The primary parameters measured, validated and reported in the exemplary embodiment of the present invention are given in Table 2.
TABLE 2______________________________________Number Parameter______________________________________1. Satisfaction of patients regarding manner of treatment and its outcome. 2. Relationship of cost of treatment to effectiveness of treatment. 3. Effectiveness of physician's treatments compared with those of his peers. 4. Relationship of treatment to customary treatment practice. 5. The amount of time taken for a particular treatment.______________________________________
The identification of this information and the order of importance of the information given on Table 2 have been determined empirically through past experiences of the inventors.
FIG. 7 is a flow chart of one exemplary general data analysis technique of the Data Analysis Processor 108 of FIG. 1 as used, for example, in the step 408 of FIG. 4. Beginning at step 702, individual respondents are assigned a severity score based on a summative co-morbidity scale. Respondents are grouped by severity in step 704, and an overall score is assigned to the practice at step 706. At step 708, a multiple regression statistical analysis is conducted to describe the relationship between numeric measurements of patients with pulmonary problems and their measured outcomes, including adherence. At step 710, a graphical report is generated of the results of step 708 which summarizes information used by physicians and practitioners to evaluate effect of a variable on patient behavior (e.g., adherence.). The graphical report allows physicians or other practitioners to evaluate the impact of their objectively measured performance (e.g. adherence) on the self reported satisfaction of stratified sub-populations of their patients at step 712. Such report is shown in FIG. 6
At step 714, a graphical report is generated of the results of step 708 which summarizes Practice Management and Cost information used by practice administrators and professional staff to evaluate effect of a variable on cost at step 716. The graphical report demonstrates the relationship of satisfaction on objective measures of cost and administrative functioning (e.g. the relationship of satisfaction results to future referrals or return visits) and demonstrates the ranking of the practice or individual within the community of contributor practices of system 10 in terms of mean patient disease severity, mean satisfaction and standardized cost.
In a further embodiment of the present invention, the enrollment process of a practice includes receiving costs associated with the practice, such as a loaded cost of a physician's time, a loaded cost of a nurses's time, etc. Since patients provide information as to length of time spent with different individuals within the practice, the cost of delivering care may be tabulated. Further, insurance information, which may be provided from a separate source, may be compared with means and variances of the practice's costs to provide care or treat certain types of diseases for certain patients. Further, median income information of patients and median practice information of other practices having the same specialties in the local or regional area may be used by practices giving elective care (plastic surgery, for example) to determine prices for certain healthcare options.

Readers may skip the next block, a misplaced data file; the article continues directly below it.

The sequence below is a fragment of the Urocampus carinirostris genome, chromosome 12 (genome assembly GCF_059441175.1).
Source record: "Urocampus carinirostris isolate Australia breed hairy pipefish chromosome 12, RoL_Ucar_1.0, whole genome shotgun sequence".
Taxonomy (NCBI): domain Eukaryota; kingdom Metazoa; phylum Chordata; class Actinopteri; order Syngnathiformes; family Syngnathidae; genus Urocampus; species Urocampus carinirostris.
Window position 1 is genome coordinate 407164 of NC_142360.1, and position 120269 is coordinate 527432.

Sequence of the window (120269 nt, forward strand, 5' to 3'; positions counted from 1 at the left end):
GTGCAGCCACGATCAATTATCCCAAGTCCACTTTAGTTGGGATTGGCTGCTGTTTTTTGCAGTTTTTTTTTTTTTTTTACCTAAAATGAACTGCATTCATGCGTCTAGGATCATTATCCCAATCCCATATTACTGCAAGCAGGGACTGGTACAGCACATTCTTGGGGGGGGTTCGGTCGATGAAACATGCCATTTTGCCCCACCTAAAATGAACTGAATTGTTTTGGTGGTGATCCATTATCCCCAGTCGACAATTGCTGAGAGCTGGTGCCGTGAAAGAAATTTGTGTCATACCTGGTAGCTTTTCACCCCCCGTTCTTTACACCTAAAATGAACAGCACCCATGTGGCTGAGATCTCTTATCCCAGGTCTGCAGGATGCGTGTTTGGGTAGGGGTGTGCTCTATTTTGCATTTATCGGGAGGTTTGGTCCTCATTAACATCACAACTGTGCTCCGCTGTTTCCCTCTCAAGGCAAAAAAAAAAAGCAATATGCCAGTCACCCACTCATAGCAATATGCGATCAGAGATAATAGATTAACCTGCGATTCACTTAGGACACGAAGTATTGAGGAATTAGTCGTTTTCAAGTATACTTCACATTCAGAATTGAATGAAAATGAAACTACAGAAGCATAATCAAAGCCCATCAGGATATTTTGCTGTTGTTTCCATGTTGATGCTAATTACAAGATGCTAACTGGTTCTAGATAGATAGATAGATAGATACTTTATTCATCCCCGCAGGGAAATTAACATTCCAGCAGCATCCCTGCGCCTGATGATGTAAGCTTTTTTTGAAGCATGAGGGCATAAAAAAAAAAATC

The Physician Report Generation Module
Once the data is available, the data is processed to provide periodic reporting by the Report Generation Module 110 of various types of information to each physician which the physician may use, for example, to improve the quality of the practice by identifying problem areas; identify new practice areas; or use during discussions defining the relationship between the managed care provider and the physician. Previously, with respect to the exemplary report of FIG. 6, a pictorial example of how values for groups of conceptually related physician variables may then be displayed together. These groups of conceptually related physician variables may be termed "domains" and given in periodic reports to track improvement.
The reporting process of the exemplary embodiment of the present invention includes two aspects: a periodic printed report, and a real time availability of data to the physician, giving performance based upon specific physician queries. As noted earlier, Appendix B further illustrates reporting options for the periodic printed report of the reporting process of the exemplary embodiment of the present invention.